The good guys and gals at Temkin have put together an interesting infographic around the state of the nation for Customer Experience in 2015 that certainly gave me some food for thought.
Of the many stats and insights to ponder, I noted that once again here is a benchmarking piece which underlines the difference in how customer experience is perceived in retail against how it scores in the telco space.
This got me thinking about the difference in customer experience adoption between retail and telcos. Is it down to the fact that retail currently happens to be the customer experience trailblazer that others follow, or is there something more fundamental that, ultimately, means telco will always miss the top spots, as evidenced in the Temkin summary?
Both the retail and telco sectors are explicit and consistent in seeing customer experience as a primary arena for differentiation and both regularly run customer experience-focused campaigns, surveys, programmes and so forth. According to Forrester ‘differentiated brand experiences’ will define the winners in 2016. In 2015 both sectors have been definitely moving that way. They’ve been very interested in KPIs such as NPS and survey scores, repeatability, avoiding churn, creating loyalty, and a host of other factors.
Over the course of this year I’ve spent a lot of time with telco movers and shakers. Through sharing views and discussing ideas I’ve put together some suggestions around some best practices from the world of retail that telcos could adopt; in fact, many already are.
Identify and rectify your problems areas, don’t ignore them
Retailers are very good at looking in detail at areas that cause problems and delay things for customers, for example queues and waiting times. Retailers are adept at using technology to identify where touchpoints can potentially alienate rather than engage the customer. The “moment of truth” for customers comes with how well they think companies are dealing with and resolving problems.
In recent years, retailers have had to nail tricky areas such as how to handle omnichannel returns. For companies that get this right, there’s a welcome impact on consumer benchmarks. Anecdotally, it could be that the billing touchpoint is a key area for telcos to consider streamlining.
Simplify the complex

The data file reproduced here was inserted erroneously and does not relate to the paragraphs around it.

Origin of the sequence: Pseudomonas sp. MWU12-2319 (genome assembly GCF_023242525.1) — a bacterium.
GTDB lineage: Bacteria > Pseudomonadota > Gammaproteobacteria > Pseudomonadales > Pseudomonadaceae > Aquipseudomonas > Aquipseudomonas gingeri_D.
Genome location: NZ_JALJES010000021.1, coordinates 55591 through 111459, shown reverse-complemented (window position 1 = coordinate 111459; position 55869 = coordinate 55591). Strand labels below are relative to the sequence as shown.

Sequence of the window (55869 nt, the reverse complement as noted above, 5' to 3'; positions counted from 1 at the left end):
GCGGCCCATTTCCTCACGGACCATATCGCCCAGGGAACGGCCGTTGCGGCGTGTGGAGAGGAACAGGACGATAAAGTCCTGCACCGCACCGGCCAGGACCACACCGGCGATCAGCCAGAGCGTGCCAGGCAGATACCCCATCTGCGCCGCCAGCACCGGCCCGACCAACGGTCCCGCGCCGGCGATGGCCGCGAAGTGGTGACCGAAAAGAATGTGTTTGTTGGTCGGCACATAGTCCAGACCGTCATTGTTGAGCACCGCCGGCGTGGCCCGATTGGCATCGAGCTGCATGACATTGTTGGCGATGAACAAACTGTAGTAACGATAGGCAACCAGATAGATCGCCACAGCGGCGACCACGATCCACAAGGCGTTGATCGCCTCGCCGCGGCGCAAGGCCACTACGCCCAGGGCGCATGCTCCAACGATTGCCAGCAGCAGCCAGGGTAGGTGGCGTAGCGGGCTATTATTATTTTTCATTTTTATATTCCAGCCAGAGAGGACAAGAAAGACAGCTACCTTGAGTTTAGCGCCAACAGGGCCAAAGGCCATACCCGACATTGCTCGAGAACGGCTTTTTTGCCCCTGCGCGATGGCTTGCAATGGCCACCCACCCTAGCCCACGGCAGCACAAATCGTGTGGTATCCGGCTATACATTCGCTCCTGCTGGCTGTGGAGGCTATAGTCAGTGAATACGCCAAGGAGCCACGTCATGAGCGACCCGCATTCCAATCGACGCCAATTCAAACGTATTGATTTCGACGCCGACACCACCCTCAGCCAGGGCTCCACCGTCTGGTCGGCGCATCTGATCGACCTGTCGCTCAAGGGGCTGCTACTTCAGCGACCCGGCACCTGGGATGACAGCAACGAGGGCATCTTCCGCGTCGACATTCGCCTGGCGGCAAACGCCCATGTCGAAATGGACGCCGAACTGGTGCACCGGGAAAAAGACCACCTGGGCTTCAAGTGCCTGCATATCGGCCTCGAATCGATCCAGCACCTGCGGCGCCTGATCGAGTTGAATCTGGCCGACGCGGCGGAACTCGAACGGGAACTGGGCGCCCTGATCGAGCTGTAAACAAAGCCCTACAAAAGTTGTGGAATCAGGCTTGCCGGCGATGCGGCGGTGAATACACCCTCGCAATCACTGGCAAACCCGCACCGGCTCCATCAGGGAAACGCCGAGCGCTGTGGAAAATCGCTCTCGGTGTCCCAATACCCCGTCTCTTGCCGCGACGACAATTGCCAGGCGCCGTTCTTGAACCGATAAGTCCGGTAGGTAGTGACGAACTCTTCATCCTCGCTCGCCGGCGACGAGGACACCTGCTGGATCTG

Complexity can be a barrier to customer loyalty. While customers welcome the exciting momentum of more-or-less continual innovation in the telco industry, there has also (arguably) been a rise in the fear/uncertainty factor. The consequences of making the wrong purchase decision or contracting into the wrong plan can often create a barrier to commitment, or to proceeding with a purchase.
The exceptionally wide range of offers, permutations, tariffs, and bundles (around 1.5 million at any one time) needs some pretty smart navigating. Guiding customers through complexity can be a strong start point for building loyalty. Through imaginative use of technology, intelligent use of people, and smart development of processes, many retailers seem to be doing a good job of transforming the in-store experience. They’re shifting the focus from selling and more to offering advice. A customer’s fear of complex choices can not only be allayed by offering personal advice but can also be turned into a positive outcome through the delivery of perceived added value.
Take control – and keep control – of your brand story
Retailers do a good job of not leaving the brand story to chance. Telcos are now adopting similar strategies. For customers, trust and emotional connection – how they “feel” about the experience journey – is key to winning them over.
While many telcos have outsourced large parts of their contact centres, some are certainly recreating a ‘real store experience’ online. As a result they would appear to achieve higher conversion rates with their customers. Controlling the brand experience when you’ve franchised out a chunk of your retail arm is tricky but it’s by no means an unattainable goal. For contact centres the customer experience journey becomes easier to put into practice if it’s a scripted journey. The brand story can be aligned at a human level; with multiple paths that agents can follow depending on customer responses. Furthermore, the brand story can then be consistent across agents and with other channels.
Lead from the top
Telcos have undertaken a cultural transition from the “gold rush” years, where the focus was on customer acquisition, to a mature market landscape where success is more a function of customer retention. There’s evidence everywhere of the winners in the industry realigning their strategies to reflect new customer behaviours and the new competitive imperative.
I think the telco Temkin scores will rapidly be addressed as telcos learn lessons from retail.
What do you think?